Postal workers show the way
Royal Mail workers forced management to reinstate a sacked colleague earlier this month
FOR THE second time this month Royal Mail workers in London have given a lead in holding off the bosses’ attacks on their working conditions. In the face of management threats, the anti-union laws, a court injunction and disowning by the Union of Communication Workers, postal workers stood firm in a magnificent display of illegal, unofficial solidarity action.
The dispute started when management in Camden tried to implement new computer-based duty patterns which substantially increased the workload on postal delivery workers. The use of Computer-Assisted Delivery Revision had been accepted by the UCW national conference, but was supposed to be subject to local consultation. However in Camden management fed in their own job measurement times in an attempt to speed up every worker’s collection, sorting and delivery of mail, so cutting down on numbers employed.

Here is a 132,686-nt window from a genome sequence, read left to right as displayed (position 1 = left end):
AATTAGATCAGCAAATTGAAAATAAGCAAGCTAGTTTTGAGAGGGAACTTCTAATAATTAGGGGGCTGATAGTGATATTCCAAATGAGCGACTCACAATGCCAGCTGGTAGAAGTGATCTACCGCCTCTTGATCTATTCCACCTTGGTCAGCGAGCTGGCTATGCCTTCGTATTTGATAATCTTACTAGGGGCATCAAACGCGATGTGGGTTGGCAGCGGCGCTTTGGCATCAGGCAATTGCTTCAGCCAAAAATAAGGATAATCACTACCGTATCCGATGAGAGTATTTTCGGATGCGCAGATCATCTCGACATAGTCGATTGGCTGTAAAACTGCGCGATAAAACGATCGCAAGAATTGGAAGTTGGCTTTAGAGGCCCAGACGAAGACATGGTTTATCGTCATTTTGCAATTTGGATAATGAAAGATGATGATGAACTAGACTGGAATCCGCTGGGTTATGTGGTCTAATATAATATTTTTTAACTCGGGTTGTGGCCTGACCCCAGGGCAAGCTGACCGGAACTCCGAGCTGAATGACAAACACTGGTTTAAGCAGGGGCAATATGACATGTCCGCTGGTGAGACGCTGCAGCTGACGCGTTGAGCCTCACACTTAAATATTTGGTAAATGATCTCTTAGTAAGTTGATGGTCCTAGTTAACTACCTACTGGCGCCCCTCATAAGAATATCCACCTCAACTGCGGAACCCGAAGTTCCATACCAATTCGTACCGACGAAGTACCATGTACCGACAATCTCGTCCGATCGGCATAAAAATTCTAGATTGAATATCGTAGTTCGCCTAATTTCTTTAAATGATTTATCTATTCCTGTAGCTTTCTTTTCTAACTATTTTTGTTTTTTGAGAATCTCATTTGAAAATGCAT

After an official ballot, Camden workers held a one-hour protest stoppage last week, which was immediately met by the suspension of 150 workers who refused to sign undertakings to work as instructed. The whole Camden workforce then came out on unofficial strike and by the following morning two thirds of London had walked off the job, despite a court injunction to prevent sympathy action.
Within two days management had withdrawn all suspensions and threat of disciplinary action, along with the attempt to force workers to sign their agreement to the new guidelines.
A Camden union rep told me that he was surprised but very pleased with the support his members had received. When I asked a leading militant from another unit how he explained such impressive solidarity at a time when the working class as a whole is so much on the defensive, he simply replied, “I can’t imagine.”
Militants in London did a tremendous job in leading out 13,000 workers. A spokesperson at Mount Pleasant sorting office said, “We don’t accept any suspensions by management. It could be us next.”
However the action did not result in complete victory. The new duty patterns in Camden have not been withdrawn, but are subject to consultation and review with local union negotiators. In the meantime, according to the Camden rep, workers are being allocated ten-hour jobs to be completed in a seven-hour shift. “The members are returning to the office with a very high percentage of undelivered mail,” he told me.